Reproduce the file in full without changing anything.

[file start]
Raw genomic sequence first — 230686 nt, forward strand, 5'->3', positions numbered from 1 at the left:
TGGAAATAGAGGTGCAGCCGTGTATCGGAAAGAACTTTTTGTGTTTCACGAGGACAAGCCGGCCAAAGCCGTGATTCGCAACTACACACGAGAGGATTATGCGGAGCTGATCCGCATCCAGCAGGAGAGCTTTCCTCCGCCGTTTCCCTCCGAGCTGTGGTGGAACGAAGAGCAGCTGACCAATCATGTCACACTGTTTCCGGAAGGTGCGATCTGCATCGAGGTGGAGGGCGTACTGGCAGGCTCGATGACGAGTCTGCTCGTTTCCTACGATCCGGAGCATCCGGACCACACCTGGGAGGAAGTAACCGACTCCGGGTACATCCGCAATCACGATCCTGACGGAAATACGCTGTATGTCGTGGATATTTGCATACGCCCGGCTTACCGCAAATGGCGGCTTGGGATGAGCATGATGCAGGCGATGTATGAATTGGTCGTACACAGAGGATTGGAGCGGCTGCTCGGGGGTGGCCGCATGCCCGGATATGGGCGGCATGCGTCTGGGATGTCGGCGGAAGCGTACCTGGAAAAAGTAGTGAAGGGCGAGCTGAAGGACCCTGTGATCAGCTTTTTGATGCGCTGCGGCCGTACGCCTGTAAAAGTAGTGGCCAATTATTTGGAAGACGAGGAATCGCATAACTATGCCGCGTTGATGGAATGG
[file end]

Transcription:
Raw genomic sequence first — 230686 nt, forward strand, 5'->3', positions numbered from 1 at the left:
TGGAAATAGAGGTGCAGCCGTGTATCGGAAAGAACTTTTTGTGTTTCACGAGGACAAGCCGGCCAAAGCCGTGATTCGCAACTACACACGAGAGGATTATGCGGAGCTGATCCGCATCCAGCAGGAGAGCTTTCCTCCGCCGTTTCCCTCCGAGCTGTGGTGGAACGAAGAGCAGCTGACCAATCATGTCACACTGTTTCCGGAAGGTGCGATCTGCATCGAGGTGGAGGGCGTACTGGCAGGCTCGATGACGAGTCTGCTCGTTTCCTACGATCCGGAGCATCCGGACCACACCTGGGAGGAAGTAACCGACTCCGGGTACATCCGCAATCACGATCCTGACGGAAATACGCTGTATGTCGTGGATATTTGCATACGCCCGGCTTACCGCAAATGGCGGCTTGGGATGAGCATGATGCAGGCGATGTATGAATTGGTCGTACACAGAGGATTGGAGCGGCTGCTCGGGGGTGGCCGCATGCCCGGATATGGGCGGCATGCGTCTGGGATGTCGGCGGAAGCGTACCTGGAAAAAGTAGTGAAGGGCGAGCTGAAGGACCCTGTGATCAGCTTTTTGATGCGCTGCGGCCGTACGCCTGTAAAAGTAGTGGCCAATTATTTGGAAGACGAGGAATCGCATAACTATGCCGCGTTGATGGAATGG